It meant a wake-up call at around 3 a.m. for Cournoyer and Lafleur, but both couldn't say yes quickly enough when Canadiens alumni president Réjean Houle asked them whether they'd represent the team at Howe's funeral.

They gave up a day of golf, in Cournoyer's case, and, for Lafleur, a morning of chainsawing branches with a Special Olympics event later in the day.

In the past week, the Canadiens re-signed Cournoyer and Lafleur to multi-year deals to continue their work as ambassadors, taking them about 25 times per year into the community to spread the good team word and sign autographs.

Like all of the NHL legends in attendance at Howe's funeral, the two Canadiens icons had Mr. Hockey stories in abundance, some even suitable to relate.

"My first game in the NHL was in Detroit," Cournoyer said, making his debut six days after his 20th birthday at the end of November 1963. "I was in junior and got a call Saturday night, telling me to get to the game Sunday in Detroit. I'm thinking, 'Gordie plays for them. And Ted Lindsay and Alex Delvecchio. They've won Stanley Cups… so welcome to the NHL.'"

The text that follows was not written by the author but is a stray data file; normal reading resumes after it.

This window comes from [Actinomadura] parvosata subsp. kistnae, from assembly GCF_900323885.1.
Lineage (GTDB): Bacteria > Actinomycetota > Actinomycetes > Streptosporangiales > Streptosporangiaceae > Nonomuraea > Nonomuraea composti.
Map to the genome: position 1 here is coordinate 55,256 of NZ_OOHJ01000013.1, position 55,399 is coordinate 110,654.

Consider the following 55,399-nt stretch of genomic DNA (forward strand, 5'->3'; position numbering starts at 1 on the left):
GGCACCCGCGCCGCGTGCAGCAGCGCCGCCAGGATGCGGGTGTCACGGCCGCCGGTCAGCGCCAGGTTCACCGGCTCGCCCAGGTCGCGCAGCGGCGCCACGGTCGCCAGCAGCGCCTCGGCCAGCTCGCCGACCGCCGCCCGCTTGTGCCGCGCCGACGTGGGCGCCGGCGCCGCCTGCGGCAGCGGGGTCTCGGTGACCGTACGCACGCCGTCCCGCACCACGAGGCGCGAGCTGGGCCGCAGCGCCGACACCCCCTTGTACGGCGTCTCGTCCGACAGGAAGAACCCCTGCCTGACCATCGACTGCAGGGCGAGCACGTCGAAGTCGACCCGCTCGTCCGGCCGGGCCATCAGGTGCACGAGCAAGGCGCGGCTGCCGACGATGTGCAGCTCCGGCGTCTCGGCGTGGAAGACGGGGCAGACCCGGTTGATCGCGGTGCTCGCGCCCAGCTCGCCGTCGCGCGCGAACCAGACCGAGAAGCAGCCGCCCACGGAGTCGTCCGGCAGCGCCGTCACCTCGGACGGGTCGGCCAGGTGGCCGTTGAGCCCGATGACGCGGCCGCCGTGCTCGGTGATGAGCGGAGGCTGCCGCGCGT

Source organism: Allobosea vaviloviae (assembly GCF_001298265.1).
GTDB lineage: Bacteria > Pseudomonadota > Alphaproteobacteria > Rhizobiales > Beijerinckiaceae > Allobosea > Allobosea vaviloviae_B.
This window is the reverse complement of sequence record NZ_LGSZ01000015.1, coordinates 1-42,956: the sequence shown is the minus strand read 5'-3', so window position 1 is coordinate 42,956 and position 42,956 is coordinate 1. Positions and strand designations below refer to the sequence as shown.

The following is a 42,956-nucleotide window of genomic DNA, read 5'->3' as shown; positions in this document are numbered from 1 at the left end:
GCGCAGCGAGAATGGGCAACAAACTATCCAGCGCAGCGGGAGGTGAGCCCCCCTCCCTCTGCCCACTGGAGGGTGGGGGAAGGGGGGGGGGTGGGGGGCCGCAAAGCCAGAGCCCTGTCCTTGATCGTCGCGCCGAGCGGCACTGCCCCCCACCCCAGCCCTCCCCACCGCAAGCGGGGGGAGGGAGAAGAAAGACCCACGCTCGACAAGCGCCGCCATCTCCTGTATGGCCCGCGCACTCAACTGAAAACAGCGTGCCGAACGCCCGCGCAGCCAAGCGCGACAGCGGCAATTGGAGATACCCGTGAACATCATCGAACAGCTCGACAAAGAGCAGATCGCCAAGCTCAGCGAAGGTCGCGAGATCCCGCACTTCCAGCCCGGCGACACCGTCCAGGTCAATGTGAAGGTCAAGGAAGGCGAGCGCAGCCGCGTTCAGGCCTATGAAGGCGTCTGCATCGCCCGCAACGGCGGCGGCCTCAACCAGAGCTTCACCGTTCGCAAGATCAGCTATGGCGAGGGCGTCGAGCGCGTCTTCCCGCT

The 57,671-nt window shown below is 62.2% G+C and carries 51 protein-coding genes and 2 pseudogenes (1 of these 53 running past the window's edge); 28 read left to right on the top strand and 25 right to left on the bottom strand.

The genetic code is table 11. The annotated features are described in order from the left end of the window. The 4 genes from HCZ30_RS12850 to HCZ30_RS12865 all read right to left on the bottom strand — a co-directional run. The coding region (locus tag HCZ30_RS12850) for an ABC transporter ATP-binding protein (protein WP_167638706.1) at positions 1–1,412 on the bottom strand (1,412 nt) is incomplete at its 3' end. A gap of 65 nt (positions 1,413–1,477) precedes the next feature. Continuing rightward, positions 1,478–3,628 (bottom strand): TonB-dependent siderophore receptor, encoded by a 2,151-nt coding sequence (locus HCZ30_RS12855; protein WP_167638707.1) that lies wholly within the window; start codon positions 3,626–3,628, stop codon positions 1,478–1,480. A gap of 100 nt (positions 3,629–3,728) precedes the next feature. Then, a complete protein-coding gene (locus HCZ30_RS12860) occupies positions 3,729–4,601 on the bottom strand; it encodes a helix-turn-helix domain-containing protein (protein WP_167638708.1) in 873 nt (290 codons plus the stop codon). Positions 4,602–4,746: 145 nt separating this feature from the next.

The Canadiens won 7-3, Cournoyer scoring Montreal's final goal.

"I remember it as the winning goal," he said, laughing. "That was a very good experience, your first game in the NHL a win against Gordie Howe. It's something you remember forever."

Lafleur, about seven years Cournoyer's junior, knew about Howe years before he played against him, the latter by then a member of the Hartford Whalers.